Macmillan survey finds people with cancer reject terms like ‘hero’ and ‘stricken’
Six out of 10 people with cancer do not want to be described as a fighter, while many object to the suggestion they are battling the disease, a survey suggests.
A new poll from Macmillan Cancer Support found many felt that battling or fighting words were inappropriate to describe them – but equally they do not want to be called a hero.
Many just want factual language to be used to describe themselves and the disease, rather than being considered cancer stricken or a cancer victim.
The survey of more than 2,000 people who have or have had cancer found that words such as hero, cancer victim and cancer stricken were inappropriate as they were disempowering (42%), isolating (24%) and put people under pressure to be positive (30%).
People with cancer most hated being described as cancer stricken, followed by being a hero and then a cancer victim.
When it comes to death, 64% said people should be described as having died from cancer, with others preferring passed away.
Some 44% thought it was inappropriate to say someone had lost their battle while 37% objected to the idea they had lost their fight.
Most said this was because it implied somebody was defeated by cancer while many thought it undermined a person’s strength and courage.
Almost one in three people living with cancer said they struggle to find the words to talk about the disease.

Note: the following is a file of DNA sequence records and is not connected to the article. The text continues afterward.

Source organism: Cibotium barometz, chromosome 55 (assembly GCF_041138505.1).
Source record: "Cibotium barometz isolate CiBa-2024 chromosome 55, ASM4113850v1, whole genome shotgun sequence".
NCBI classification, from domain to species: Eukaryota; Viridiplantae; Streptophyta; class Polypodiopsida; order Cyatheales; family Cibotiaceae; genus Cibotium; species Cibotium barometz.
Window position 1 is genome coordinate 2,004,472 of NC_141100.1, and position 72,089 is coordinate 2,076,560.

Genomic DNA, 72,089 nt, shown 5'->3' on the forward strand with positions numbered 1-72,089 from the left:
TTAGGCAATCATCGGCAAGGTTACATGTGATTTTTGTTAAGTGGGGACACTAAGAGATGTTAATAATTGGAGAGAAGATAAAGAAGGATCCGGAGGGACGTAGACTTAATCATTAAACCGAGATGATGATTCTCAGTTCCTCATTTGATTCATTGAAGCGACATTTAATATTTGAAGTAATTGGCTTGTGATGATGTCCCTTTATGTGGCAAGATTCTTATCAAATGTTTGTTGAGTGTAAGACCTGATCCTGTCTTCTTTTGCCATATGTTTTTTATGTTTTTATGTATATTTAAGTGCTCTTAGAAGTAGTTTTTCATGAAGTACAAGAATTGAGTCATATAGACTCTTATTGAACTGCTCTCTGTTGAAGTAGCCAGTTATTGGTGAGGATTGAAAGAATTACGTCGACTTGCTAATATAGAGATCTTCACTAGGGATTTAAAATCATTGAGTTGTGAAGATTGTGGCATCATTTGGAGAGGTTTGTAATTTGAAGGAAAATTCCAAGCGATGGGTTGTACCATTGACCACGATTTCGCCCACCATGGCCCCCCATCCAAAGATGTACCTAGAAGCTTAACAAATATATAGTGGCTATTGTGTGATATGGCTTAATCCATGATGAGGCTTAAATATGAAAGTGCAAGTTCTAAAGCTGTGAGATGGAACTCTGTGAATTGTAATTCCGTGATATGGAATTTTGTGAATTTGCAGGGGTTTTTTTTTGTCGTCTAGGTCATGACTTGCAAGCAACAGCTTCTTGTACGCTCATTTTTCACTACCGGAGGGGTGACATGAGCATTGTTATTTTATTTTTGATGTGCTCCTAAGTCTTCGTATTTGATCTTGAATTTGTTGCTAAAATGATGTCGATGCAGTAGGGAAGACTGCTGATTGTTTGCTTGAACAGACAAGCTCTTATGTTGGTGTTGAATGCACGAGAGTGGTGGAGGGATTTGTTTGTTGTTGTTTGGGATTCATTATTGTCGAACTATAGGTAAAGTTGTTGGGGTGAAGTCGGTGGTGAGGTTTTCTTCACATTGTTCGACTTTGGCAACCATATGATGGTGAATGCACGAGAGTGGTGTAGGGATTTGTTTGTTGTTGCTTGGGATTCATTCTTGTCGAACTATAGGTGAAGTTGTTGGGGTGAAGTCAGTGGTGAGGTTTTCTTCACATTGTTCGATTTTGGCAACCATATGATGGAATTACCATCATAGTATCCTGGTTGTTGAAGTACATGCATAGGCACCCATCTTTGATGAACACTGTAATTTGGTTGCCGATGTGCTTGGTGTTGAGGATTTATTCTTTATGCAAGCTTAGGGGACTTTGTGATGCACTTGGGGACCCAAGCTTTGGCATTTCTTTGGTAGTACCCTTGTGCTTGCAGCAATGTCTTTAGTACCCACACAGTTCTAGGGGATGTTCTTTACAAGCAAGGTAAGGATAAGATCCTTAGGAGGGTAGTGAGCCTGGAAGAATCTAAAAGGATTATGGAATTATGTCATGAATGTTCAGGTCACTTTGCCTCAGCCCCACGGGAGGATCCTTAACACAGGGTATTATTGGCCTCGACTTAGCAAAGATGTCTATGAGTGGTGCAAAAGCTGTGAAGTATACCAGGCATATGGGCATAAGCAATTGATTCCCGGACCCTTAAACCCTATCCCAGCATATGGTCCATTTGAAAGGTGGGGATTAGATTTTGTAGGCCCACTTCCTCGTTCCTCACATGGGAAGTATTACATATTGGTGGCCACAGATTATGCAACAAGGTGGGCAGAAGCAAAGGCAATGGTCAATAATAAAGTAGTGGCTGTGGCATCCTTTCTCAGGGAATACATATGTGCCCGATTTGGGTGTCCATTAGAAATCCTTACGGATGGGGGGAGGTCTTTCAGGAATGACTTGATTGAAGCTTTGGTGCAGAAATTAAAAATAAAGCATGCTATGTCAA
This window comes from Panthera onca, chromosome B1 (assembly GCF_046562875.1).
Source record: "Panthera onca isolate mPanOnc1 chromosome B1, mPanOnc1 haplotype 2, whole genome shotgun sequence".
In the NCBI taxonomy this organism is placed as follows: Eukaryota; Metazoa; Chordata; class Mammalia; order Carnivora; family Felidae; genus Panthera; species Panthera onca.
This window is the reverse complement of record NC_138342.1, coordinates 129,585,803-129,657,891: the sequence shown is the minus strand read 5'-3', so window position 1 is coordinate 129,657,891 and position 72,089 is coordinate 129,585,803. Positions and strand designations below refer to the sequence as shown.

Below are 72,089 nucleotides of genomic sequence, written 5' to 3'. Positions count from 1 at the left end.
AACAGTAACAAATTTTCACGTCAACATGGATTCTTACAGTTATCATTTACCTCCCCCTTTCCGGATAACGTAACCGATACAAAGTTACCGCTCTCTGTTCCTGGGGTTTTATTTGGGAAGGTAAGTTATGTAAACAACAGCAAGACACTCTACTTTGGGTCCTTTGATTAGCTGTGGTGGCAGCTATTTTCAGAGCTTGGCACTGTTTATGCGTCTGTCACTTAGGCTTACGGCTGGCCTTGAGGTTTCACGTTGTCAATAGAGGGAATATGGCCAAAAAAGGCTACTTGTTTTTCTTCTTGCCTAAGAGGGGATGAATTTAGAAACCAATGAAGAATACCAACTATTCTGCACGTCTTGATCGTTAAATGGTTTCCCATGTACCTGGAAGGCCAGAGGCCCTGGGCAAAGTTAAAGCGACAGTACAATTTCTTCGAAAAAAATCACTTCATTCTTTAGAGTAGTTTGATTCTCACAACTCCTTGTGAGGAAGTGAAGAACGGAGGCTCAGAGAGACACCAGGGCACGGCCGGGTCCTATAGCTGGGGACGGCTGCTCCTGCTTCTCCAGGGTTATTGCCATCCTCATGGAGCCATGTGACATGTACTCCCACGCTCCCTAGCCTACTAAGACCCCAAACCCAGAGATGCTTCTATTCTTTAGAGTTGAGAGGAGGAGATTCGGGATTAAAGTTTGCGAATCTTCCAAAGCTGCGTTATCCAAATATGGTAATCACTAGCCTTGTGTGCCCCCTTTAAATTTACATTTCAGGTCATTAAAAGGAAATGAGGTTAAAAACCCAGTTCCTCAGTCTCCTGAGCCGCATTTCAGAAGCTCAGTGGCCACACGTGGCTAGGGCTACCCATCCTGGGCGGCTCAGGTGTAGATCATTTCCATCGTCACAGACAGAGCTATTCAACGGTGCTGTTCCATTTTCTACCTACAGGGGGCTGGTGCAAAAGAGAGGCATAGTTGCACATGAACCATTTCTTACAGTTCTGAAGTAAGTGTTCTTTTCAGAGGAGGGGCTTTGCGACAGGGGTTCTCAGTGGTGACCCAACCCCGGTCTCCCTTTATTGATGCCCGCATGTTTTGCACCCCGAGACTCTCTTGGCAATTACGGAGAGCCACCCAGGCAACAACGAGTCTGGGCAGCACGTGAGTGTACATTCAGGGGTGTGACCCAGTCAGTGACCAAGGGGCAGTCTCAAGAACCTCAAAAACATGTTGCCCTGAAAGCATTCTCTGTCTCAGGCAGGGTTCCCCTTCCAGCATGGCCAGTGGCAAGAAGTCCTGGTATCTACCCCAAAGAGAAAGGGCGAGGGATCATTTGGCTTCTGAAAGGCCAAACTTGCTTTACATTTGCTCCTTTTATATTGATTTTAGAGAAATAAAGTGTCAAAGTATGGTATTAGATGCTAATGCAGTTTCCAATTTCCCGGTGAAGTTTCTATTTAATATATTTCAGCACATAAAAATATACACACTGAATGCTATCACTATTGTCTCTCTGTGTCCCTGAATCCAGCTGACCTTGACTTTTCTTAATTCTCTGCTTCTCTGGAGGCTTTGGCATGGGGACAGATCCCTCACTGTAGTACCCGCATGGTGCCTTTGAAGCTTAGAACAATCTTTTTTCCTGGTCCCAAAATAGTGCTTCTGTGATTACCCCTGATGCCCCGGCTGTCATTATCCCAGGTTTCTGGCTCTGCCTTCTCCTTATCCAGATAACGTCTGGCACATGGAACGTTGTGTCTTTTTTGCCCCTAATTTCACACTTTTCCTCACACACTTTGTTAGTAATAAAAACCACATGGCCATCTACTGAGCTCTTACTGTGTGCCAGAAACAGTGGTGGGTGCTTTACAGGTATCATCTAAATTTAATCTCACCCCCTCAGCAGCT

Meanwhile, 28% have difficulty talking honestly about their feelings about cancer.
Karen Roberts (pictured), chief nursing officer at Macmillan, said: “We know that there is no such thing as a ‘typical’ person with cancer, so it follows that people will prefer different ways of talking about it.
“We hear from people every day who face this problem, that at its worst could even stop people getting the support they need.
“By drawing attention to this we want to encourage more people to talk about the words they prefer to hear, and stop the damage that can be caused to people’s wellbeing and relationships.”
The charity is launching a new campaign called: Whatever cancer throws your way, we’re right there with you.
Mandy Mahoney, 47, an outreach support worker from London, is living with incurable breast cancer.
The mother of two said: “I think cancer speak can be quite negatively loaded – the brave, fighter, warrior and survivor standard descriptors put an awful lot of pressure on the newly diagnosed.
“I prefer clear, factual language, so I describe myself as ‘living with incurable cancer’. I’m not brave or inspirational, I’m just trying to live the life I have left well.”
Copyright (c) Press Association Ltd. 2019, All Rights Reserved. Picture (c) Macmillan Cancer Support.